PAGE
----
The trail of carcasses is a gruesome sight across the region, said Martha Wierzbicki, emergency management director for Butte County. “They’re in the fence line, laying alongside the roads,” said Wierzbicki. “It’s really sickening.”
Most costly blizzard in South Dakota agriculture history
Silvia Christen, executive director of the South Dakota Stockgrowers Association, said most ranchers she had spoken to were reporting that 20 to 50 percent of their herds had been killed. “I have never heard of anything like it,” she said. “And none of the ranchers I have talked to can remember anything like it.”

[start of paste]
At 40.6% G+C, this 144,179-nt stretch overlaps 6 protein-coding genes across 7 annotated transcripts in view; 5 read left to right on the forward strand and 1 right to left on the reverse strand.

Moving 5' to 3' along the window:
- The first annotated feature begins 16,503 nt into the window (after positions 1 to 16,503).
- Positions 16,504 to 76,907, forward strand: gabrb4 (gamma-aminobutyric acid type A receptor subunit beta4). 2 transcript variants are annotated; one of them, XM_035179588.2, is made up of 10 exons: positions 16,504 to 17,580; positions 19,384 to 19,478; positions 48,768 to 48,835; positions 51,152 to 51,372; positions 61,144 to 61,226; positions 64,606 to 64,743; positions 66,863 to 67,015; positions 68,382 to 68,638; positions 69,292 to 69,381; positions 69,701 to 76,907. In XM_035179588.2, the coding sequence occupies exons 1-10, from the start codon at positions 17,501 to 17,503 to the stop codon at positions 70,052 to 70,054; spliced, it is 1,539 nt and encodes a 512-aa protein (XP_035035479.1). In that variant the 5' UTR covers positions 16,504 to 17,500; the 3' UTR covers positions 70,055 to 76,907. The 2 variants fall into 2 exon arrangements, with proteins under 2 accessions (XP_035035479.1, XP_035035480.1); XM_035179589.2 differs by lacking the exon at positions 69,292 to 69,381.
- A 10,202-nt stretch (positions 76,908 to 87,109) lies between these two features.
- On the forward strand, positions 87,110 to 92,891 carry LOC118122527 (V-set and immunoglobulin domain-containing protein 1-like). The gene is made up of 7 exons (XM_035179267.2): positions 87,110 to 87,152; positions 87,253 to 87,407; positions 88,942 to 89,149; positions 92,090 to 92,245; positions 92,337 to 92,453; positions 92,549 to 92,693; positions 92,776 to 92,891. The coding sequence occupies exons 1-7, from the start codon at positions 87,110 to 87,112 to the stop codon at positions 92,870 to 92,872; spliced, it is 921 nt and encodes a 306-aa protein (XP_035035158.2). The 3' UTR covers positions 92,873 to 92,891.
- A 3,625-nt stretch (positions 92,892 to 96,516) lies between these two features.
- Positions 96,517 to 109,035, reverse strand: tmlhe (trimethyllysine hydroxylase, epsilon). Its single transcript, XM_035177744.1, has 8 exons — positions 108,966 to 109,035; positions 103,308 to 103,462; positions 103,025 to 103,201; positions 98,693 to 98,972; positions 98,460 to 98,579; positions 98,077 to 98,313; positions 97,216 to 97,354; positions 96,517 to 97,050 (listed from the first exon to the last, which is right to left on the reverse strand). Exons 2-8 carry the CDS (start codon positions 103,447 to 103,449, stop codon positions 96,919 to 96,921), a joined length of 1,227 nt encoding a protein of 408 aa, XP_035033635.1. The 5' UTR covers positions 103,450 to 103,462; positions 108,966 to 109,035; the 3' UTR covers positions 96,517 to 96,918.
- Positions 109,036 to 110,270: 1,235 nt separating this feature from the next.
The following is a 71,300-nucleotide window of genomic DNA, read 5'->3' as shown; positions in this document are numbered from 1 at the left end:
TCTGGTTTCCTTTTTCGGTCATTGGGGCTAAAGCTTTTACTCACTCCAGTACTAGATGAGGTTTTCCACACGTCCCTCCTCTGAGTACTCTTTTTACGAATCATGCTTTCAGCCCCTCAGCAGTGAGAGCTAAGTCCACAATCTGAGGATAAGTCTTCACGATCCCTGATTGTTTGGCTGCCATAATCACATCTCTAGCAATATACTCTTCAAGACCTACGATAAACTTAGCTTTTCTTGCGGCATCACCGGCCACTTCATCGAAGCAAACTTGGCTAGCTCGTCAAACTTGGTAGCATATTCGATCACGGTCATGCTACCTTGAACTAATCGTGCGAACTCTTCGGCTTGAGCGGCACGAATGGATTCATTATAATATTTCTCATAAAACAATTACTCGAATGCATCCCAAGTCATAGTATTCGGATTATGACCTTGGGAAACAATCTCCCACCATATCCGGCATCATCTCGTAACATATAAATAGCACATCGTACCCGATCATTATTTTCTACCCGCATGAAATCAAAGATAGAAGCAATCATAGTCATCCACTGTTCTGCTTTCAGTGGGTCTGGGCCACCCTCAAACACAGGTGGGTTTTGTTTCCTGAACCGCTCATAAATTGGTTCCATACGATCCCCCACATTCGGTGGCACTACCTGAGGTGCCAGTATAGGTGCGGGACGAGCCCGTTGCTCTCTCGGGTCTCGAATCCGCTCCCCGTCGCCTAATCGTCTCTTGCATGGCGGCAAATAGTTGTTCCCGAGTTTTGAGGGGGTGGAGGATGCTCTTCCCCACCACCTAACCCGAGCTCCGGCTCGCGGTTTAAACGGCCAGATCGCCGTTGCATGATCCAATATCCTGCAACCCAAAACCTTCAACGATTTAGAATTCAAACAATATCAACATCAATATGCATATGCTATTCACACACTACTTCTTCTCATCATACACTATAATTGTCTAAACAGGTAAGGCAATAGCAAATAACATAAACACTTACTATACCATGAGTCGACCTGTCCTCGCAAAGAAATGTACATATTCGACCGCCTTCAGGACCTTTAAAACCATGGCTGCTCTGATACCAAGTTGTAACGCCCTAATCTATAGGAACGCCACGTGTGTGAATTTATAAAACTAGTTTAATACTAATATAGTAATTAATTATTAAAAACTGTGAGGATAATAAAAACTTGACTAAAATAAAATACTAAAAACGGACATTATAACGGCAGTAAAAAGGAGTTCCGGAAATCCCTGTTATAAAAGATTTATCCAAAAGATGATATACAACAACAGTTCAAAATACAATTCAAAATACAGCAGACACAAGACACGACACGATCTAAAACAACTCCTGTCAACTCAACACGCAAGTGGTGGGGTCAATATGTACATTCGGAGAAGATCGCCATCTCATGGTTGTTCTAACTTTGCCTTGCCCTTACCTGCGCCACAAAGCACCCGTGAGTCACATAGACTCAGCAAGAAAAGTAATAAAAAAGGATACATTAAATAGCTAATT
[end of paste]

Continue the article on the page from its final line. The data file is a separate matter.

What made Friday’s storm so damaging was how early it arrived in the season.
Christen said cattle hadn’t yet grown their winter coats to insulate them from freezing wind and snow. In addition, Christen said, during the cold months, ranchers tend to move their cattle to pastures that have more trees and gullies to protect them from storms. Because Friday’s storm arrived so early in the year, most ranchers were still grazing their herds on summer pasture, which tend to be more exposed and located farther away from ranch homes.
Ultimately, Christen said, she believed that more than 5 percent of the roughly 1.5 million cattle in Western South Dakota had been killed. “It’s much higher than that,” she said.
Thousands of carcasses will have to be disposed of in the coming days.
Thanks to Thomas McHart for this link
This should be making headlines around the world.